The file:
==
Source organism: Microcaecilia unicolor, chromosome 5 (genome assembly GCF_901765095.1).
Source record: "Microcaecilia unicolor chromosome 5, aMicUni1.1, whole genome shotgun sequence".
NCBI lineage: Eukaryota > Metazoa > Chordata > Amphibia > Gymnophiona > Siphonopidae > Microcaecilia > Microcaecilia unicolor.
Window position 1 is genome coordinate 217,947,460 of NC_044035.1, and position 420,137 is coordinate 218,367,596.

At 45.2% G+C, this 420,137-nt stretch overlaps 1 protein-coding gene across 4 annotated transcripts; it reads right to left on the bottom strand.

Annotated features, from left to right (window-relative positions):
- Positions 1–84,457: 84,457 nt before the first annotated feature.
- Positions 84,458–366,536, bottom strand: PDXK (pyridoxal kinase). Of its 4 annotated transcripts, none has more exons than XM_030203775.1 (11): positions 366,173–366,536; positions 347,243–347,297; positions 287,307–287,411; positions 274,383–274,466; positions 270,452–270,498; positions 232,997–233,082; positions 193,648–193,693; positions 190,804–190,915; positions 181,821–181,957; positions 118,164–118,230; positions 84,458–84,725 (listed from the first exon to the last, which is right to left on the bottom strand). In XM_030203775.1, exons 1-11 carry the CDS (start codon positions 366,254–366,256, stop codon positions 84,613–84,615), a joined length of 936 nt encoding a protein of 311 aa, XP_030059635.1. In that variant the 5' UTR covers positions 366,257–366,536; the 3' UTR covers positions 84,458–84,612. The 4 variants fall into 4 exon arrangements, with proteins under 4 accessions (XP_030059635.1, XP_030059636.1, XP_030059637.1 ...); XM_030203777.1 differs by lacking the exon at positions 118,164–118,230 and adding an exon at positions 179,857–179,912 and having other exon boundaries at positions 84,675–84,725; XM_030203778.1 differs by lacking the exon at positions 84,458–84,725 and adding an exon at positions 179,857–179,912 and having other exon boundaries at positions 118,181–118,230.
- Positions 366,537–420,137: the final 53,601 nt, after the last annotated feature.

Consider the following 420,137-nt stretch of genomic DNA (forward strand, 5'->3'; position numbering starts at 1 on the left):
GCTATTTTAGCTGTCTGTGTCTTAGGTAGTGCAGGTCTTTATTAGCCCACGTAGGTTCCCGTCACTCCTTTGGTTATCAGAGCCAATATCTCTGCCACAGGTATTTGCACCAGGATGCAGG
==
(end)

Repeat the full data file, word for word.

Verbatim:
Source organism: Microcaecilia unicolor, chromosome 5 (genome assembly GCF_901765095.1).
Source record: "Microcaecilia unicolor chromosome 5, aMicUni1.1, whole genome shotgun sequence".
NCBI lineage: Eukaryota > Metazoa > Chordata > Amphibia > Gymnophiona > Siphonopidae > Microcaecilia > Microcaecilia unicolor.
Window position 1 is genome coordinate 217,947,460 of NC_044035.1, and position 420,137 is coordinate 218,367,596.

At 45.2% G+C, this 420,137-nt stretch overlaps 1 protein-coding gene across 4 annotated transcripts; it reads right to left on the bottom strand.

Annotated features, from left to right (window-relative positions):
- Positions 1–84,457: 84,457 nt before the first annotated feature.
- Positions 84,458–366,536, bottom strand: PDXK (pyridoxal kinase). Of its 4 annotated transcripts, none has more exons than XM_030203775.1 (11): positions 366,173–366,536; positions 347,243–347,297; positions 287,307–287,411; positions 274,383–274,466; positions 270,452–270,498; positions 232,997–233,082; positions 193,648–193,693; positions 190,804–190,915; positions 181,821–181,957; positions 118,164–118,230; positions 84,458–84,725 (listed from the first exon to the last, which is right to left on the bottom strand). In XM_030203775.1, exons 1-11 carry the CDS (start codon positions 366,254–366,256, stop codon positions 84,613–84,615), a joined length of 936 nt encoding a protein of 311 aa, XP_030059635.1. In that variant the 5' UTR covers positions 366,257–366,536; the 3' UTR covers positions 84,458–84,612. The 4 variants fall into 4 exon arrangements, with proteins under 4 accessions (XP_030059635.1, XP_030059636.1, XP_030059637.1 ...); XM_030203777.1 differs by lacking the exon at positions 118,164–118,230 and adding an exon at positions 179,857–179,912 and having other exon boundaries at positions 84,675–84,725; XM_030203778.1 differs by lacking the exon at positions 84,458–84,725 and adding an exon at positions 179,857–179,912 and having other exon boundaries at positions 118,181–118,230.
- Positions 366,537–420,137: the final 53,601 nt, after the last annotated feature.

Consider the following 420,137-nt stretch of genomic DNA (forward strand, 5'->3'; position numbering starts at 1 on the left):
GCTATTTTAGCTGTCTGTGTCTTAGGTAGTGCAGGTCTTTATTAGCCCACGTAGGTTCCCGTCACTCCTTTGGTTATCAGAGCCAATATCTCTGCCACAGGTATTTGCACCAGGATGCAGG